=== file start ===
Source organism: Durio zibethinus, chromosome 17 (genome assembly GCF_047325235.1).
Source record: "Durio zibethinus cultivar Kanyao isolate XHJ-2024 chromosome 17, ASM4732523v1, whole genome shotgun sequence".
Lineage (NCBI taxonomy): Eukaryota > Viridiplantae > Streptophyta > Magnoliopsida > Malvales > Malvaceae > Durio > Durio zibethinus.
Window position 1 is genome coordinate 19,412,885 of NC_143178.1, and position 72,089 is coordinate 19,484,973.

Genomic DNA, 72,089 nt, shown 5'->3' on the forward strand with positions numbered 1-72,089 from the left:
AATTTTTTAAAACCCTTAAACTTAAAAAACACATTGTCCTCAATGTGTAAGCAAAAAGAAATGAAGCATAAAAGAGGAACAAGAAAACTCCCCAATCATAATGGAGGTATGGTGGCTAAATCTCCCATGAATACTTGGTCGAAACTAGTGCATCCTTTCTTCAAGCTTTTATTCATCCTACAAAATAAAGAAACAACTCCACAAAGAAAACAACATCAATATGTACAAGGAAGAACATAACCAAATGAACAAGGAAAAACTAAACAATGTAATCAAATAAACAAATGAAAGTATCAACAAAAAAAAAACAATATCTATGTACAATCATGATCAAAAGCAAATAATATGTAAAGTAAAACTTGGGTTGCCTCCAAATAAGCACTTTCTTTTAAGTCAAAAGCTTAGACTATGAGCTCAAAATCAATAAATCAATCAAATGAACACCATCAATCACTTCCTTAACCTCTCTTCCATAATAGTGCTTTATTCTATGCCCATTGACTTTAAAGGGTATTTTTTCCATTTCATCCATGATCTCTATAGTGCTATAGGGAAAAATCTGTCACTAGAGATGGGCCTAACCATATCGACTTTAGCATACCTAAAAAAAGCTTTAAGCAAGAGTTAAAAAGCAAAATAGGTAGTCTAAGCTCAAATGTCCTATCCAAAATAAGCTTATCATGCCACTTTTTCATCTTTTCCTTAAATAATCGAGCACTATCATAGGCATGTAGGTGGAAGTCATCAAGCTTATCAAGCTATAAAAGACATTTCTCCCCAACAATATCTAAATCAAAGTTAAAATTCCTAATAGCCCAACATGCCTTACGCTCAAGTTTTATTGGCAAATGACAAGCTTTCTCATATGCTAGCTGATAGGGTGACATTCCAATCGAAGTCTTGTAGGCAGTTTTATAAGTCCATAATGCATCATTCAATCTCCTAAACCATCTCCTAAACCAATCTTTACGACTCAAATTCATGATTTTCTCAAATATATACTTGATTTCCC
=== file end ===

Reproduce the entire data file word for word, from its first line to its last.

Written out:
Source organism: Durio zibethinus, chromosome 17 (genome assembly GCF_047325235.1).
Source record: "Durio zibethinus cultivar Kanyao isolate XHJ-2024 chromosome 17, ASM4732523v1, whole genome shotgun sequence".
Lineage (NCBI taxonomy): Eukaryota > Viridiplantae > Streptophyta > Magnoliopsida > Malvales > Malvaceae > Durio > Durio zibethinus.
Window position 1 is genome coordinate 19,412,885 of NC_143178.1, and position 72,089 is coordinate 19,484,973.

Genomic DNA, 72,089 nt, shown 5'->3' on the forward strand with positions numbered 1-72,089 from the left:
AATTTTTTAAAACCCTTAAACTTAAAAAACACATTGTCCTCAATGTGTAAGCAAAAAGAAATGAAGCATAAAAGAGGAACAAGAAAACTCCCCAATCATAATGGAGGTATGGTGGCTAAATCTCCCATGAATACTTGGTCGAAACTAGTGCATCCTTTCTTCAAGCTTTTATTCATCCTACAAAATAAAGAAACAACTCCACAAAGAAAACAACATCAATATGTACAAGGAAGAACATAACCAAATGAACAAGGAAAAACTAAACAATGTAATCAAATAAACAAATGAAAGTATCAACAAAAAAAAAACAATATCTATGTACAATCATGATCAAAAGCAAATAATATGTAAAGTAAAACTTGGGTTGCCTCCAAATAAGCACTTTCTTTTAAGTCAAAAGCTTAGACTATGAGCTCAAAATCAATAAATCAATCAAATGAACACCATCAATCACTTCCTTAACCTCTCTTCCATAATAGTGCTTTATTCTATGCCCATTGACTTTAAAGGGTATTTTTTCCATTTCATCCATGATCTCTATAGTGCTATAGGGAAAAATCTGTCACTAGAGATGGGCCTAACCATATCGACTTTAGCATACCTAAAAAAAGCTTTAAGCAAGAGTTAAAAAGCAAAATAGGTAGTCTAAGCTCAAATGTCCTATCCAAAATAAGCTTATCATGCCACTTTTTCATCTTTTCCTTAAATAATCGAGCACTATCATAGGCATGTAGGTGGAAGTCATCAAGCTTATCAAGCTATAAAAGACATTTCTCCCCAACAATATCTAAATCAAAGTTAAAATTCCTAATAGCCCAACATGCCTTACGCTCAAGTTTTATTGGCAAATGACAAGCTTTCTCATATGCTAGCTGATAGGGTGACATTCCAATCGAAGTCTTGTAGGCAGTTTTATAAGTCCATAATGCATCATTCAATCTCCTAAACCATCTCCTAAACCAATCTTTACGACTCAAATTCATGATTTTCTCAAATATATACTTGATTTCCC